For these reasons, the Court adopts Defendants' proposed function.

         2. Structure

         With the claimed function for this term now established to be "supplying a first signal selected from a group consisting of [1] a control signal having music and/or control information generated in response to a music signal, [2] a prerecorded control track having music and/or control information corresponding to the music signal, [3] and a control signal having music and/or control information generated in response to the prerecorded control track[, ]" the parties next dispute whether the patent discloses sufficient structure. Defendants assert, and Plaintiff does not dispute, that the patent must disclose an algorithm or other sufficient structure for each of the alternative claimed functions described above. (D.I. 130 at 14 & n.17 (citing Noah Sys., Inc., 675 F.3d at 1318-19)) And the corresponding structures must disclose how the different types of signals are both generated and supplied. (See D.I. 130 at 14-17; D.I. 147 at 5-6) Defendants claim that the specification does not sufficiently disclose structure corresponding to Function [3]. (See, e.g., 2nd Tr. at 134; D.I. 163 at 5-7)[10] Before turning to that issue, the Court will first briefly set out the parties' agreements with respect to the structures corresponding to Functions [1] and [2], as they are relevant to the dispute regarding Function [3].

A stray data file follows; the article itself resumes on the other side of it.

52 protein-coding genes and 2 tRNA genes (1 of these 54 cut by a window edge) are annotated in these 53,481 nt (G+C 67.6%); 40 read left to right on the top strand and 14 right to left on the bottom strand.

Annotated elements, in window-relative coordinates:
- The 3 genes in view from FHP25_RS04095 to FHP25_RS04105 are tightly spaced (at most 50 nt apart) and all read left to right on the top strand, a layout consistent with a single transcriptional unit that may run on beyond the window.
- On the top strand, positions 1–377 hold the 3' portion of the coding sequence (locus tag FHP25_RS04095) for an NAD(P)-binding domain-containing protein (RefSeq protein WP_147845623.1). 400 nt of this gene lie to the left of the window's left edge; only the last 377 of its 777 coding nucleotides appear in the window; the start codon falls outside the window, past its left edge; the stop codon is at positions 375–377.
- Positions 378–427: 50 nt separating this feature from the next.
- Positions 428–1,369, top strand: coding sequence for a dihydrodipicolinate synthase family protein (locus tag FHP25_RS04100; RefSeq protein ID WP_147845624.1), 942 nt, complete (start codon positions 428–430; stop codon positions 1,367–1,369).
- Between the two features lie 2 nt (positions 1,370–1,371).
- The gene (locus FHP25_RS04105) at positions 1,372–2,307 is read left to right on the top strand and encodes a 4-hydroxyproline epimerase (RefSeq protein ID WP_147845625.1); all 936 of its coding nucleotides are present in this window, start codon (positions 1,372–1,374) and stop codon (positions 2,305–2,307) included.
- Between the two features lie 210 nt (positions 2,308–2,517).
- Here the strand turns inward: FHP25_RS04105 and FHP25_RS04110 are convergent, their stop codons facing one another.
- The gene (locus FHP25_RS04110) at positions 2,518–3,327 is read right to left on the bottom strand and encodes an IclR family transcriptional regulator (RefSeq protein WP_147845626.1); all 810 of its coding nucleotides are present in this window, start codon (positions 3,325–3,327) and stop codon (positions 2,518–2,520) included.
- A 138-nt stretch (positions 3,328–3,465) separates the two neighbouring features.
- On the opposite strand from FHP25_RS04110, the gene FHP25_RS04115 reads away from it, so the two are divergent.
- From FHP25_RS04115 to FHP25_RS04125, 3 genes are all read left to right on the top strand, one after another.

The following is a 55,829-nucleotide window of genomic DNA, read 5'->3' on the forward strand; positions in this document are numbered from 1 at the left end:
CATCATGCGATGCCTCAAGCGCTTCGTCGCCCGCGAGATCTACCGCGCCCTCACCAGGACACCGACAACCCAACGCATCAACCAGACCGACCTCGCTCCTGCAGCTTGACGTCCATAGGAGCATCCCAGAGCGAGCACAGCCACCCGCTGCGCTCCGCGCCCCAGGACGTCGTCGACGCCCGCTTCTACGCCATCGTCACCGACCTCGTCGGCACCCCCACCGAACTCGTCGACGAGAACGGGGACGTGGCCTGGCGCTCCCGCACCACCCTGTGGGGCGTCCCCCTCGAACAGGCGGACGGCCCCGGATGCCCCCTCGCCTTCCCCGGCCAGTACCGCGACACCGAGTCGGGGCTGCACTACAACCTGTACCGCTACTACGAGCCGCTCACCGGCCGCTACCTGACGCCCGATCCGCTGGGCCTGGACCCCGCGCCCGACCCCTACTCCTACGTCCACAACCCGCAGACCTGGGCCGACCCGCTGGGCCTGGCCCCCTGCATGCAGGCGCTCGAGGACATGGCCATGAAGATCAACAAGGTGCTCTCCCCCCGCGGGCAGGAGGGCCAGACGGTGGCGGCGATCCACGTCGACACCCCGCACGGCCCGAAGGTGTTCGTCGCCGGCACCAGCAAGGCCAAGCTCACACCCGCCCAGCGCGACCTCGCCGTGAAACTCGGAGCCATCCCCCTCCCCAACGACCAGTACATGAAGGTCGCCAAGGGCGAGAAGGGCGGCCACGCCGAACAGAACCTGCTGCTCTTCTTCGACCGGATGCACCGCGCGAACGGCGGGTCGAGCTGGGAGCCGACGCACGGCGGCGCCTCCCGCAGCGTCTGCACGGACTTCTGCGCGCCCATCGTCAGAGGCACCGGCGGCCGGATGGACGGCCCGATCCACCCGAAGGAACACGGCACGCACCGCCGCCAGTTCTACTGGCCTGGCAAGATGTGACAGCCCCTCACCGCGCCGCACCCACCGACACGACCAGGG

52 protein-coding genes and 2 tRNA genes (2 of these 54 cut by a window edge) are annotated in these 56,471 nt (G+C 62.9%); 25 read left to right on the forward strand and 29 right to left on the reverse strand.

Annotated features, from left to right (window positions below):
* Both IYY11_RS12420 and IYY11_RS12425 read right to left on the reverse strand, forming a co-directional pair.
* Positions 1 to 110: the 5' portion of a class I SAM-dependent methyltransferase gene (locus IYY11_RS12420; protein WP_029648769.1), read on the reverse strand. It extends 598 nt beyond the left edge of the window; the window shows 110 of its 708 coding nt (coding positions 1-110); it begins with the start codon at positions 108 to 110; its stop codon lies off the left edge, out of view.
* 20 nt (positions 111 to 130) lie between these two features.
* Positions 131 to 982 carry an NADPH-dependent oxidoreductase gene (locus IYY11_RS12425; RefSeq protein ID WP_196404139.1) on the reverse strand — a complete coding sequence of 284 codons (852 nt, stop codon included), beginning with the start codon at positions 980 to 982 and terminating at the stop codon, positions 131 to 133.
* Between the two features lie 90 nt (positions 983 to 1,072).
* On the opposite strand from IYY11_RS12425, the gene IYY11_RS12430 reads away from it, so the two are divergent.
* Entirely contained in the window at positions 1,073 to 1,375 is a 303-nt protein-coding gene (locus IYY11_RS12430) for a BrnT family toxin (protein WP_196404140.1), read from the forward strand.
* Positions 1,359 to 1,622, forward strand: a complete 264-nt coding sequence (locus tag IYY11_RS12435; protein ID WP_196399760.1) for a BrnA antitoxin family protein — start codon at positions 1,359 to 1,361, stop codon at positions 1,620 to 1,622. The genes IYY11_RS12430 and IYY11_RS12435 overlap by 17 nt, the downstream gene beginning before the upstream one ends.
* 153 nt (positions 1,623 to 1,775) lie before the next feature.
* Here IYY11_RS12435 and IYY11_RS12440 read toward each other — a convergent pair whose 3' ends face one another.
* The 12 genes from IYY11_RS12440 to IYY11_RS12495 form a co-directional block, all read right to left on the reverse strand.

As a general matter, the '129 patent explains that "music cannot directly interact with the virtual environment"; accordingly, the Acoustic Etch component of the invention "receives music (in some electronic, acoustic, or optical form) and generates control signals therefrom which are used by a VR [virtual reality] system to influence activity in the virtual world." ('129 patent, col. 4:63-67) And as Defendants note, with respect to the generation of control signals, the specification discusses the three alternative functions as separate and distinct: "the music signal of Fig. 3 has been delayed ... in order to accomplish processing initiated in response to the control track [i.e., Function 2-prerecorded] (or control signals generated from the control track [i.e., Function 3-generated from prerecorded control track], or control signals generated from analyzed music) [i.e., Function 1-real-time] [.]" (D.I. 130 at 14 (quoting '129 patent, col. 9:48-55) (emphasis added))